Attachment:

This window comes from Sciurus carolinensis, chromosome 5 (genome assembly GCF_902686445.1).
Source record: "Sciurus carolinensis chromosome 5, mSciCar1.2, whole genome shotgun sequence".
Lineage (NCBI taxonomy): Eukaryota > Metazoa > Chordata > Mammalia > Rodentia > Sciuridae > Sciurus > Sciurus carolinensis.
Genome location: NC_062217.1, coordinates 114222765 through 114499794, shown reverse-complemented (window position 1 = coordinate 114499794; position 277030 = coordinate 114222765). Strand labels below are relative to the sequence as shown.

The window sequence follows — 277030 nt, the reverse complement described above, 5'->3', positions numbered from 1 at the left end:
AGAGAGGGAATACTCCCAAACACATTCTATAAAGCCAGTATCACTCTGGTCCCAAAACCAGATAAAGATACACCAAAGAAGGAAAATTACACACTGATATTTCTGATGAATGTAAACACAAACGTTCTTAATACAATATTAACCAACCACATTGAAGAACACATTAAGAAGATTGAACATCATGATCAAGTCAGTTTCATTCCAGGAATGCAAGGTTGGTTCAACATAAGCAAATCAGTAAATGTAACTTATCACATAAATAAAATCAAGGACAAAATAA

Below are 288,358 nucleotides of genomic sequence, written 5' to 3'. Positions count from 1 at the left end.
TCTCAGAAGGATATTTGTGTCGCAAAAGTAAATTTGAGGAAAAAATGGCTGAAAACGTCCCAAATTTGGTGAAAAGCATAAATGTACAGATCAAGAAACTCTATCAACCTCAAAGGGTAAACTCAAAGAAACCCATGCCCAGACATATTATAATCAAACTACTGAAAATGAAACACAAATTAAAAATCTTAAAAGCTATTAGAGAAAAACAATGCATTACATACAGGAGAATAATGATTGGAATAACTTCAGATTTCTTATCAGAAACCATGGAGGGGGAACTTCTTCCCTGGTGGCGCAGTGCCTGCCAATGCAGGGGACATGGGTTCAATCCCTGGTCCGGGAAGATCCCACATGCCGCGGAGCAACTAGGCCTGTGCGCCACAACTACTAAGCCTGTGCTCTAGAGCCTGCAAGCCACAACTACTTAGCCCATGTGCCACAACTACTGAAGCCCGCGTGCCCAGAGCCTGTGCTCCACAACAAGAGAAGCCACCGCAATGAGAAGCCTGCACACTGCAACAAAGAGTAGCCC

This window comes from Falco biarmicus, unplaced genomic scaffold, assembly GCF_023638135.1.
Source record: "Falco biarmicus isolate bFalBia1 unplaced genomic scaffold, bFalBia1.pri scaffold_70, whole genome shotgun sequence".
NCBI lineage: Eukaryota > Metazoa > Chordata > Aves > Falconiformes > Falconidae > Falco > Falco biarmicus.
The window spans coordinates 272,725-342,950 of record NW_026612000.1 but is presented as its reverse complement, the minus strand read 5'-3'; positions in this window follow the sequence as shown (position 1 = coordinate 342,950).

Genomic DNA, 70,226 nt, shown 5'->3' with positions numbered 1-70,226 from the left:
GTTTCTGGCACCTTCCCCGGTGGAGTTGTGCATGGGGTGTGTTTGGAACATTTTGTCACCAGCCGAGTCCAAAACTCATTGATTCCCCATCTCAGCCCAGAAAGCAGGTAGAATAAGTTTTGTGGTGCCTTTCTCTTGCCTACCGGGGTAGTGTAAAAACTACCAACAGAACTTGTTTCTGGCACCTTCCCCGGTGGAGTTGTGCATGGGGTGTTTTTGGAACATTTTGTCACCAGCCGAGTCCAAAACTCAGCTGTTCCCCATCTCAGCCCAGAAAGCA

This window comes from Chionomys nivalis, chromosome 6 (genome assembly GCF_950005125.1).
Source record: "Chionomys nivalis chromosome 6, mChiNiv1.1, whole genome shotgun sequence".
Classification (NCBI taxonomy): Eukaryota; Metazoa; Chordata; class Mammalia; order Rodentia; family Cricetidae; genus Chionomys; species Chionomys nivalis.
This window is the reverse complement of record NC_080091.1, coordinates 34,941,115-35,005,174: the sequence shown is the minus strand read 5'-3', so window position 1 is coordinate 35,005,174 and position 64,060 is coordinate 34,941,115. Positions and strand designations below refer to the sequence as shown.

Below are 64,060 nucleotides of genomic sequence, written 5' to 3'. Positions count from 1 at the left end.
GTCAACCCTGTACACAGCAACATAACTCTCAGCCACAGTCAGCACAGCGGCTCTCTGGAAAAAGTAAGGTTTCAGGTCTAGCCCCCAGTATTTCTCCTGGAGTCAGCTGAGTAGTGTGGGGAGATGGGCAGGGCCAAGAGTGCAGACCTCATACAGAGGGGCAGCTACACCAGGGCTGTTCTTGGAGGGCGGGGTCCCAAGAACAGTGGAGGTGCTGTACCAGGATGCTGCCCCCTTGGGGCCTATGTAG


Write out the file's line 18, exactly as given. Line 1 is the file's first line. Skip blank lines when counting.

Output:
This window is the reverse complement of record NC_080091.1, coordinates 34,941,115-35,005,174: the sequence shown is the minus strand read 5'-3', so window position 1 is coordinate 35,005,174 and position 64,060 is coordinate 34,941,115. Positions and strand designations below refer to the sequence as shown.